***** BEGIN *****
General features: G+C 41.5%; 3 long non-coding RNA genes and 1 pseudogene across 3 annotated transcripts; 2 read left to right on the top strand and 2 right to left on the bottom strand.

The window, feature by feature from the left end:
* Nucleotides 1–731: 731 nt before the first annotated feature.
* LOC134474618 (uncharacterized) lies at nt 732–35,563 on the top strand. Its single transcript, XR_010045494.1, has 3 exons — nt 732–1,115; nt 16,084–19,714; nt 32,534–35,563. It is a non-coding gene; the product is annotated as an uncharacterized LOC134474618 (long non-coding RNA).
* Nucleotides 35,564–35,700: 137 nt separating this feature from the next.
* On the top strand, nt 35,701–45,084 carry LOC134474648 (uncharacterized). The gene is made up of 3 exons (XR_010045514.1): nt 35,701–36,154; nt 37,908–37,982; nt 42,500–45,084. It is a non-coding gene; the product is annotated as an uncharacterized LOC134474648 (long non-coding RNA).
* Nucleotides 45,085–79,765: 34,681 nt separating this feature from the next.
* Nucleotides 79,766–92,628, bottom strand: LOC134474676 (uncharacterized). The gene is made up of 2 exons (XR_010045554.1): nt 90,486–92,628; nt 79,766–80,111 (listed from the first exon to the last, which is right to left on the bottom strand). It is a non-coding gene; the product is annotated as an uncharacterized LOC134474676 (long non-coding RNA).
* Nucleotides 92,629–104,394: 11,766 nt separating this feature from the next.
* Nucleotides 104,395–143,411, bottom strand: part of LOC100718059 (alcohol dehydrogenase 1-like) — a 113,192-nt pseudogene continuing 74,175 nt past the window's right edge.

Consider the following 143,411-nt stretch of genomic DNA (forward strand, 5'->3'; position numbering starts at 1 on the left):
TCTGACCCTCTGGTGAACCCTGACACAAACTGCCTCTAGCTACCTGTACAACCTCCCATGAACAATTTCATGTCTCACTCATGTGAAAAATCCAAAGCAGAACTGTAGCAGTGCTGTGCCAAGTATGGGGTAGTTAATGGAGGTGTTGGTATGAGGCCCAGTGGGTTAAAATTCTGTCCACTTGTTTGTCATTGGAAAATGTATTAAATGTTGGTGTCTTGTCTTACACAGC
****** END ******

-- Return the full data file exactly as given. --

General features: G+C 41.5%; 3 long non-coding RNA genes and 1 pseudogene across 3 annotated transcripts; 2 read left to right on the top strand and 2 right to left on the bottom strand.

The window, feature by feature from the left end:
* Nucleotides 1–731: 731 nt before the first annotated feature.
* LOC134474618 (uncharacterized) lies at nt 732–35,563 on the top strand. Its single transcript, XR_010045494.1, has 3 exons — nt 732–1,115; nt 16,084–19,714; nt 32,534–35,563. It is a non-coding gene; the product is annotated as an uncharacterized LOC134474618 (long non-coding RNA).
* Nucleotides 35,564–35,700: 137 nt separating this feature from the next.
* On the top strand, nt 35,701–45,084 carry LOC134474648 (uncharacterized). The gene is made up of 3 exons (XR_010045514.1): nt 35,701–36,154; nt 37,908–37,982; nt 42,500–45,084. It is a non-coding gene; the product is annotated as an uncharacterized LOC134474648 (long non-coding RNA).
* Nucleotides 45,085–79,765: 34,681 nt separating this feature from the next.
* Nucleotides 79,766–92,628, bottom strand: LOC134474676 (uncharacterized). The gene is made up of 2 exons (XR_010045554.1): nt 90,486–92,628; nt 79,766–80,111 (listed from the first exon to the last, which is right to left on the bottom strand). It is a non-coding gene; the product is annotated as an uncharacterized LOC134474676 (long non-coding RNA).
* Nucleotides 92,629–104,394: 11,766 nt separating this feature from the next.
* Nucleotides 104,395–143,411, bottom strand: part of LOC100718059 (alcohol dehydrogenase 1-like) — a 113,192-nt pseudogene continuing 74,175 nt past the window's right edge.

Consider the following 143,411-nt stretch of genomic DNA (forward strand, 5'->3'; position numbering starts at 1 on the left):
TCTGACCCTCTGGTGAACCCTGACACAAACTGCCTCTAGCTACCTGTACAACCTCCCATGAACAATTTCATGTCTCACTCATGTGAAAAATCCAAAGCAGAACTGTAGCAGTGCTGTGCCAAGTATGGGGTAGTTAATGGAGGTGTTGGTATGAGGCCCAGTGGGTTAAAATTCTGTCCACTTGTTTGTCATTGGAAAATGTATTAAATGTTGGTGTCTTGTCTTACACAGC